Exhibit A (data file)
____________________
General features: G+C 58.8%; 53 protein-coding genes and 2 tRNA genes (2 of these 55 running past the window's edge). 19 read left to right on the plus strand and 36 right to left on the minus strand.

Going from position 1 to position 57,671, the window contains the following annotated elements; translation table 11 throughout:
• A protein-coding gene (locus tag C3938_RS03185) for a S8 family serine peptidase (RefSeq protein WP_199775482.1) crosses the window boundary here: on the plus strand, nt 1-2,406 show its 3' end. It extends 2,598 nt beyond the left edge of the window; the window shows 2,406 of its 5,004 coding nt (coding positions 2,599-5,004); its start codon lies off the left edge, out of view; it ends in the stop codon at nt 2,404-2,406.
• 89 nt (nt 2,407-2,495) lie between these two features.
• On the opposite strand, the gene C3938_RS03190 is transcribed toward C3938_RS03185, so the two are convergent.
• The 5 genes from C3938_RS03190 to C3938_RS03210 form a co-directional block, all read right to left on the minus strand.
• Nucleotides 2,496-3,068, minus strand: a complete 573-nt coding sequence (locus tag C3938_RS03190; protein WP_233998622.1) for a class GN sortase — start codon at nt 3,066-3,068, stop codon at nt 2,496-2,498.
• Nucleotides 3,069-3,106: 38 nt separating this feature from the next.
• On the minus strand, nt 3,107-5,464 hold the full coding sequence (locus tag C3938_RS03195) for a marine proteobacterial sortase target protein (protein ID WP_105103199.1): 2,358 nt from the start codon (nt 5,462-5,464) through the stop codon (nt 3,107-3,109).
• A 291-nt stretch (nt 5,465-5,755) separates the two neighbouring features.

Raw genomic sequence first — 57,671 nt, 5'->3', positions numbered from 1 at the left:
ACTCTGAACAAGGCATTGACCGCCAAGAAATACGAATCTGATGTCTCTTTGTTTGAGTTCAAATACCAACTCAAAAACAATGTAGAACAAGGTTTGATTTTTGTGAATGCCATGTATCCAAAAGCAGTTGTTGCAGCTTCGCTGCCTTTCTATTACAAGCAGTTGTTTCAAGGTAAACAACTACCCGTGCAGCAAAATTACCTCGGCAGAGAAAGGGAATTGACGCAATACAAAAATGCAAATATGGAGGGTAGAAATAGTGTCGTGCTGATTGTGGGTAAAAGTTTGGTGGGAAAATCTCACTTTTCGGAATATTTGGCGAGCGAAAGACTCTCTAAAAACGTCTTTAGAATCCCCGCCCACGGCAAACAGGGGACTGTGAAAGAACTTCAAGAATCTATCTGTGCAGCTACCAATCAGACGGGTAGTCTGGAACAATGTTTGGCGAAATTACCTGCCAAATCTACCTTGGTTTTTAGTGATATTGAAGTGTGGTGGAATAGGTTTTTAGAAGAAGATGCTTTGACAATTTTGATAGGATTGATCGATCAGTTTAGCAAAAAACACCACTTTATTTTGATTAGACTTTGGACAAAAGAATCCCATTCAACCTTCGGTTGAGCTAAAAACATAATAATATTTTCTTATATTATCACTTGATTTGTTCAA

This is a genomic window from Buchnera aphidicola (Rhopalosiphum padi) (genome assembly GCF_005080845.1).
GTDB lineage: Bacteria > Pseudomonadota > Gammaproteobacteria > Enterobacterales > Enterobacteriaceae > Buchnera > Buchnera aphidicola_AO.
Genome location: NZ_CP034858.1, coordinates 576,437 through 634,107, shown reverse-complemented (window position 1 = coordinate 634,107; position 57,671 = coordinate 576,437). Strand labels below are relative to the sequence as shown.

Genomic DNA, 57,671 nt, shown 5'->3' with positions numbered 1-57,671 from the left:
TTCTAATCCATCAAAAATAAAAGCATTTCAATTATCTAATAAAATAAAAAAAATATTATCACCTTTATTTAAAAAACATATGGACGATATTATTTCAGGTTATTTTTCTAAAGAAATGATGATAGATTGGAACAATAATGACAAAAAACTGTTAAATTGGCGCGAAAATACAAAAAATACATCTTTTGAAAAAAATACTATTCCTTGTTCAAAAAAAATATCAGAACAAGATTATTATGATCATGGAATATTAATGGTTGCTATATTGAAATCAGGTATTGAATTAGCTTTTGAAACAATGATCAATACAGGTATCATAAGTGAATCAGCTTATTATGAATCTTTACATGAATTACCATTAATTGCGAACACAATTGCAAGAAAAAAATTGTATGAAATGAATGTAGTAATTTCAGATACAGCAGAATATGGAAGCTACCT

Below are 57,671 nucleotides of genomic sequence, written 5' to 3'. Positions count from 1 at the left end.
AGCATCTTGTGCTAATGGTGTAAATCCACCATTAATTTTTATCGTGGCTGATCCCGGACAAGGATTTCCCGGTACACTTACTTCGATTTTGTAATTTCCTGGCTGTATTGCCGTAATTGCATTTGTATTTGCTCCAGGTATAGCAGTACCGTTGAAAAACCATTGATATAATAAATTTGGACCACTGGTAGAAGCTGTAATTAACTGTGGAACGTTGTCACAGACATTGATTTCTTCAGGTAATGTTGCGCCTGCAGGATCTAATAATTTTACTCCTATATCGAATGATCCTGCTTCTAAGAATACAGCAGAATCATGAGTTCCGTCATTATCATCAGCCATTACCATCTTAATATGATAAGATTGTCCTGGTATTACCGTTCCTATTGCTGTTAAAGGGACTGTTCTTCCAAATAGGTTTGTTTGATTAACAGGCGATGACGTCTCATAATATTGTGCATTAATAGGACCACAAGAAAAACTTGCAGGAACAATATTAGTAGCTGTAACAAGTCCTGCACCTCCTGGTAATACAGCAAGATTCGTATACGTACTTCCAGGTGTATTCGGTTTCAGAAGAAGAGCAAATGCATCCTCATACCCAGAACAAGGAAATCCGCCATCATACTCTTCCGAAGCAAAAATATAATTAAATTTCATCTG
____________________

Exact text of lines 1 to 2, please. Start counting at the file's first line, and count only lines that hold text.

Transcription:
General features: G+C 58.8%; 53 protein-coding genes and 2 tRNA genes (2 of these 55 running past the window's edge). 19 read left to right on the plus strand and 36 right to left on the minus strand.

Going from position 1 to position 57,671, the window contains the following annotated elements; translation table 11 throughout: